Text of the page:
“I am absolutely delighted that the Secretary of State has responded to calls from Conservative MPs in Greater Manchester to consider a more tailored approach to local measures to fight Covid-19,” the MP for Heywood told MEN this afternoon. and Middleton, Chris Clarkson.
“Despite significant opposition from the mayor, who called these measures ‘impossible’.
The remark refers to a furious row between Tory MPs here and Andy Burnham over including the ten boroughs of Greater Manchester in the original restrictions. MPs had turned fire on the mayor for supporting the movement, which sparked a furious reaction as it was the Health Secretary who made the initial decision.
James Grundy, holder of the former mayor’s seat, made similar comments to the media after this afternoon’s announcement.
On the Labor side – and among some officials – there is therefore a deep suspicion that today’s decision is above all political.
First, it appeases those Tory backbenchers, while potentially disrupting the often fragile consensus of a Labor-led region.
In a metropolitan area with mainly labor councils which – thanks to the election of the Red Wall – now also has a third Conservative MP, many of whom have very marginal seats, the potential for disagreement is obvious.
“I foresee problems at Bolton, Trafford, Stockport and Bury,” predicted an official.
Another question immediately arises: where is the mayor located, if the discussions are now focused more on the dynamic between local authorities and their deputies, rather than on ten local authorities and the mayor?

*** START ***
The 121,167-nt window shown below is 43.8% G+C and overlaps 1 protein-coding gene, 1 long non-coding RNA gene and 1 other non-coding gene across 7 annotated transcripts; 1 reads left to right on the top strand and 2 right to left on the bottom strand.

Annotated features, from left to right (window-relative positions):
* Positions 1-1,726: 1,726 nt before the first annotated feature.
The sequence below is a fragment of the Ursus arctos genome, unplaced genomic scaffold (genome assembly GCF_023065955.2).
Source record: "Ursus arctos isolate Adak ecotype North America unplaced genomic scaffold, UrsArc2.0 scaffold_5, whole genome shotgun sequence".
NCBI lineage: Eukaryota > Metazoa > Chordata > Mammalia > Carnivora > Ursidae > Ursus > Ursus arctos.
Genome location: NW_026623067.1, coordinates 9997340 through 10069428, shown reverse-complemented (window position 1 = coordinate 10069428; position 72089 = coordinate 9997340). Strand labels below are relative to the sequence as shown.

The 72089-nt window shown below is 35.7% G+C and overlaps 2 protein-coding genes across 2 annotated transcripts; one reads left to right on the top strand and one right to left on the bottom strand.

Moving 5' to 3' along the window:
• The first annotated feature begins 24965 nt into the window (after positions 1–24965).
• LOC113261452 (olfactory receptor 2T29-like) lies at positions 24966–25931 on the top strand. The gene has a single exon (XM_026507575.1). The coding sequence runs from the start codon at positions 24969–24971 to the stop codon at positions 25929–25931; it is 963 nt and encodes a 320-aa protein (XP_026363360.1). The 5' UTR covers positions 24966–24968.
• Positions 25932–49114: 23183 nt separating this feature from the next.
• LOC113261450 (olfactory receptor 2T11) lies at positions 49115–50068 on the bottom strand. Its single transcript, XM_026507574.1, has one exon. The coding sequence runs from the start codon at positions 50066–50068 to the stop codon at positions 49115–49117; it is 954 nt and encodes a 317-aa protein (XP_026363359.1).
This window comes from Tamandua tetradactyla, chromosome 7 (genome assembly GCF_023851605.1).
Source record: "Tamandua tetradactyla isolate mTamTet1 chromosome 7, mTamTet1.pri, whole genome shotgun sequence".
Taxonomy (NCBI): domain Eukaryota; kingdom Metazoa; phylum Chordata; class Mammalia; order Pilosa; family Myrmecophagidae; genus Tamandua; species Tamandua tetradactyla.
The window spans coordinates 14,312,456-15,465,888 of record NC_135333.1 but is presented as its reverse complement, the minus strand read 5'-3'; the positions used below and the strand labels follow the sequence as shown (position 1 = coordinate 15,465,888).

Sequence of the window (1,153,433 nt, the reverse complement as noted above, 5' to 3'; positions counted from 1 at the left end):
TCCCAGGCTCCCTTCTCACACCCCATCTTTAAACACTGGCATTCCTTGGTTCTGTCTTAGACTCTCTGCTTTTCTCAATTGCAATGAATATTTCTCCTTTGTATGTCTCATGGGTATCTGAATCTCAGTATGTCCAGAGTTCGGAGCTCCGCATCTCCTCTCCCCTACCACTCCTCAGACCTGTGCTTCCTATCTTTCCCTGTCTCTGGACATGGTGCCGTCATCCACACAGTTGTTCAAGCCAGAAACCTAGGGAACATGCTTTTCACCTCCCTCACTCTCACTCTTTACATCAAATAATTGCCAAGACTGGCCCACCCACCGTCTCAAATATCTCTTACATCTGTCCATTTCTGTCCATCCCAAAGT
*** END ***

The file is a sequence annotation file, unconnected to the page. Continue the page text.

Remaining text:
One Labor politician here spies on a ‘divide and rule’ approach by government, while another suspects it is a ploy designed to ‘sideline’ Andy Burnham.
From the perspective of Conservative MPs, however, there is a belief that locking down individual communities that might otherwise function socially and economically is simply damaging.
Chris Green of Bolton West, for example, says that in addition to the need to squash the virus, he’s increasingly concerned about reducing the fear people have about accessing healthcare. essentials, business prosperity and a full return to school.
Another Greater Manchester Conservative notes the new policy: “Of course, this will ask questions. But which approach does not ask questions? ”
Not all Labor MPs would disagree with them. One suggests a need for “pragmatism” with regard to these delimitation decisions.
The Greater Manchester Combined Authority, however, warned this afternoon against a ‘patchwork’ approach to the lockdown, including illogical limits that would confuse people. If people are already struggling to understand what rules apply to them, it is believed, reducing it to the local neighborhood in such an interconnected metropolitan area is not a good plan.
Andy Burnham also clarifies that he does not support the movement.
“This policy today took me by surprise,” he said of the announcement.
“That is problematic.
“There are a couple of things I would like to say to Conservative MPs and the Secretary of State. If we want to encourage people to be right about this issue, we will quickly find ourselves in a place where that is not possible.
“If we just look at the neighborhood and not at what is happening on its borders, it will not allow good decisions to be made.
He says the public will not forgive local Labor or Westminster Tories if they are seen to be playing politics with the answer.
Nonetheless, there is a power struggle over an image that is getting more and more complicated.
In recent weeks there have been tensions between local and national authorities in general; between the Conservative Health Secretary and his own MPs; between these same MPs and Andy Burnham; between Andy Burnham and at least some of his colleagues; and between politicians and their constituents, irritable and confused by the various lockdown measures.
If Brexit provided the first battleground for the Blue Wall, then Covid-19 may have opened a new front in the fight for control.